4. Be detailed about your plans: Taking the approach that “my children will figure all this out” without you providing detailed instructions in your Estate Plan will not lead to a harmonious distribution of your assets. While your children may not be satisfied with the choices you’ve made, they will be less likely to blame their siblings because they’ll know the allocations were what you wanted.
5. Update Your Estate Plan regularly: Make estate planning changes when there has been a change of circumstances, especially after a divorce. Additionally, estate planning should be reviewed after other life changes, such as the death or divorce of a child or the illness, addiction, or incapacitation of any beneficiary.
6. Avoid joint ownership: Joint ownership with a child (i.e., placing a child’s name as a joint owner of a parent’s asset) is an inefficient method of passing assets at death and can produce unintended and unfair results. Joint ownership also exposes the parent to the co-owner’s liabilities and may limit the parent’s ability to change his or her mind in the future.
7. Pre-arrange funeral details: Making funeral arrangements and choosing the form of interment in advance can avoid conflict and the strong emotions that such decisions sometimes elicit. For example, re-married widows and widowers should determine in advance who is to be buried with whom. Pre-planned and detailed written funeral instructions avoid controversy and angst.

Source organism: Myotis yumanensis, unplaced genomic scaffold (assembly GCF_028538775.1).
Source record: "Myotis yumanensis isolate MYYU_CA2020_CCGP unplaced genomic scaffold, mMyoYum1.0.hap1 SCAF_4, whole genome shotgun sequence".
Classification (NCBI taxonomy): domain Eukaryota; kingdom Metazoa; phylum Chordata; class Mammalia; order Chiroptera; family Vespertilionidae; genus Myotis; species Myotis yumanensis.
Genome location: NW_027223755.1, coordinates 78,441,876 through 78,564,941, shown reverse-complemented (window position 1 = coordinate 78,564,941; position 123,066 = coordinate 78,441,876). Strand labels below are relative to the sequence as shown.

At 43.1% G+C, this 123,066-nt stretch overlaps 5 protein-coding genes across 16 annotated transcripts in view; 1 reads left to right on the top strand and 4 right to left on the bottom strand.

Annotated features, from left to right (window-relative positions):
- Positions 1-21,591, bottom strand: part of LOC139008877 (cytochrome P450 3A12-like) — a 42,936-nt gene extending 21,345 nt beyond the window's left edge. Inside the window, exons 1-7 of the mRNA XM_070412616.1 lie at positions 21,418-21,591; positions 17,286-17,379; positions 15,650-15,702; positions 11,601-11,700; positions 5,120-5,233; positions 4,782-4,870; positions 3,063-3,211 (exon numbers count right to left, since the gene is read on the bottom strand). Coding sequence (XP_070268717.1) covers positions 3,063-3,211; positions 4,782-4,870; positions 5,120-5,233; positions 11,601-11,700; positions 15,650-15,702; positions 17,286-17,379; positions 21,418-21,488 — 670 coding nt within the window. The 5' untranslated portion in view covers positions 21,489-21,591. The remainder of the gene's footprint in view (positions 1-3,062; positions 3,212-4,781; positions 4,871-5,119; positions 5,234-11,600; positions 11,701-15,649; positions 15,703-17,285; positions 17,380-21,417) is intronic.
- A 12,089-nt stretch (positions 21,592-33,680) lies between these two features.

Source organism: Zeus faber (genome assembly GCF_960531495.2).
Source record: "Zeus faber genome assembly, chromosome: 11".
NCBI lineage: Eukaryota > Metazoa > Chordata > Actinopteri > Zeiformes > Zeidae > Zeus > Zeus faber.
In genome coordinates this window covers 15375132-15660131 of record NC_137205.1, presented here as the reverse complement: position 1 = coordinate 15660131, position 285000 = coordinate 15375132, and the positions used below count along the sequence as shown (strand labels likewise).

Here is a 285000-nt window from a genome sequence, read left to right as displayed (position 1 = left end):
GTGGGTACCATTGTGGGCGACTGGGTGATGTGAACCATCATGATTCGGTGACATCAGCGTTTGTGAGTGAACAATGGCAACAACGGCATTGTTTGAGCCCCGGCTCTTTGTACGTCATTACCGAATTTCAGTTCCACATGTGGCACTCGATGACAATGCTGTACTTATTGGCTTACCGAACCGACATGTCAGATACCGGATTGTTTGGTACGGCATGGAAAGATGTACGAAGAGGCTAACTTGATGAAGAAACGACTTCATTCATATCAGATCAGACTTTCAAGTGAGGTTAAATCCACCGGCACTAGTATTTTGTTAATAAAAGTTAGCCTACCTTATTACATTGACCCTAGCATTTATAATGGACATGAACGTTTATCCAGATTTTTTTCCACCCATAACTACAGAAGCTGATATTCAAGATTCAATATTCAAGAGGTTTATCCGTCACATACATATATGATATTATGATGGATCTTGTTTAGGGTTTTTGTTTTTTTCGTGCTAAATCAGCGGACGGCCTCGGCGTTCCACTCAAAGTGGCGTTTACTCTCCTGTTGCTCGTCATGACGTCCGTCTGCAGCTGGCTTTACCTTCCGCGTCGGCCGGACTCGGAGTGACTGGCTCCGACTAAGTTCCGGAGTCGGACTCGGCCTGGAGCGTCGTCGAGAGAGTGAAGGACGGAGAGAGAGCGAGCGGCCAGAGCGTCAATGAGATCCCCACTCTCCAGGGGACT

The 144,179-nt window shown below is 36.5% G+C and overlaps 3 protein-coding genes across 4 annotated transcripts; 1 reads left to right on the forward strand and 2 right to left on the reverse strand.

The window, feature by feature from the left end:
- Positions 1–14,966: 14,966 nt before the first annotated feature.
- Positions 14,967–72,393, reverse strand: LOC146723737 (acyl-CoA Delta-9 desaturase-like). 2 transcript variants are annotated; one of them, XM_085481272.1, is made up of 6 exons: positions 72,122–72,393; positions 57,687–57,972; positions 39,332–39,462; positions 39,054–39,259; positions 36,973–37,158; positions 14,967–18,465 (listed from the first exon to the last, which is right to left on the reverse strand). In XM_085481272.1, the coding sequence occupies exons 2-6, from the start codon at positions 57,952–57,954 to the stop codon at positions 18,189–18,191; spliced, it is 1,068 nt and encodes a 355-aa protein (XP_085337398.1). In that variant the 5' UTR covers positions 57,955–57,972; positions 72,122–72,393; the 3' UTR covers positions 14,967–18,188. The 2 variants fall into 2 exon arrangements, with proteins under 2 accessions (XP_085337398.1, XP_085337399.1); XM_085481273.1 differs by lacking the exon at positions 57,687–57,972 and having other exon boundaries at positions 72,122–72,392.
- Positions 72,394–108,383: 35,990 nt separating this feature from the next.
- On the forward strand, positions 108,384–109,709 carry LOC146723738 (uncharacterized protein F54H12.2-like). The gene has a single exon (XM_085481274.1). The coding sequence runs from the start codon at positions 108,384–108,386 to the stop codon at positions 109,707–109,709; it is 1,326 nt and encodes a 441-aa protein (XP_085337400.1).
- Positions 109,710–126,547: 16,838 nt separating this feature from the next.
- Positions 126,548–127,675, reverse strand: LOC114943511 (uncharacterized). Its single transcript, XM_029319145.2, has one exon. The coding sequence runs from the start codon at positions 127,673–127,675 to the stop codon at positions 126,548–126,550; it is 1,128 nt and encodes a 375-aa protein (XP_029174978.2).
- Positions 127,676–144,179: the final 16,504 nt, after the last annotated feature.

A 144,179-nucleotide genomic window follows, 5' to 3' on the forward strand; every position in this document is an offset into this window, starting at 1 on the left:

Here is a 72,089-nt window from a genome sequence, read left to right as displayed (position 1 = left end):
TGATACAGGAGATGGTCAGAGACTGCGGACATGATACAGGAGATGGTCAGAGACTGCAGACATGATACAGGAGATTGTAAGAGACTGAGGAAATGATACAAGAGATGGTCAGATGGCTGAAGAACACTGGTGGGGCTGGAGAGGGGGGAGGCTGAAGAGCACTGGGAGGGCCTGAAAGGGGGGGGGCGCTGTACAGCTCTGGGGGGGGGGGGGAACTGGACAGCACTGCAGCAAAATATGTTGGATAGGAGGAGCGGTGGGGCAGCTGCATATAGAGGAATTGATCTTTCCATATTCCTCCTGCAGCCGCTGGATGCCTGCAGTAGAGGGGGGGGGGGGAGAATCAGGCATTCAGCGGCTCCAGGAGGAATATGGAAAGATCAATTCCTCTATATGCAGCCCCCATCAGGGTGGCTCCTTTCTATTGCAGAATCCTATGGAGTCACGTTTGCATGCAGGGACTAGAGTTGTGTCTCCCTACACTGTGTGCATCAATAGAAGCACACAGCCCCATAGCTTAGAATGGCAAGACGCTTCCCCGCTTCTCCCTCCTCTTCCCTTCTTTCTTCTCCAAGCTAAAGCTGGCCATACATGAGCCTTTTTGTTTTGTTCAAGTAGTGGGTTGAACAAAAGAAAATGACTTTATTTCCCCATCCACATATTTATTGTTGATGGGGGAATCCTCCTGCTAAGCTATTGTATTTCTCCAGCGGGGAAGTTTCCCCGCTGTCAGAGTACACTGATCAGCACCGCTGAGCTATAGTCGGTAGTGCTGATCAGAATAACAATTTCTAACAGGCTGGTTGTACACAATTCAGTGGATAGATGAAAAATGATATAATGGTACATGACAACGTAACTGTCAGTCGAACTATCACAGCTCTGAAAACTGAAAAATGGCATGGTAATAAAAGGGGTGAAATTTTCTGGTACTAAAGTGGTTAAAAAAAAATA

8. Include a letter to your children: This letter is not to say who gets what; that should be outlined in your legal documents. This letter is to tell your children you loved them and tried your best to be fair in the Estate Planning process. It can go a long way in reminding them to move past the fact that they didn’t get the clock they wanted from your estate. Remind them in this letter that family goes a lot deeper than possessions and that you hope they will remember that fact.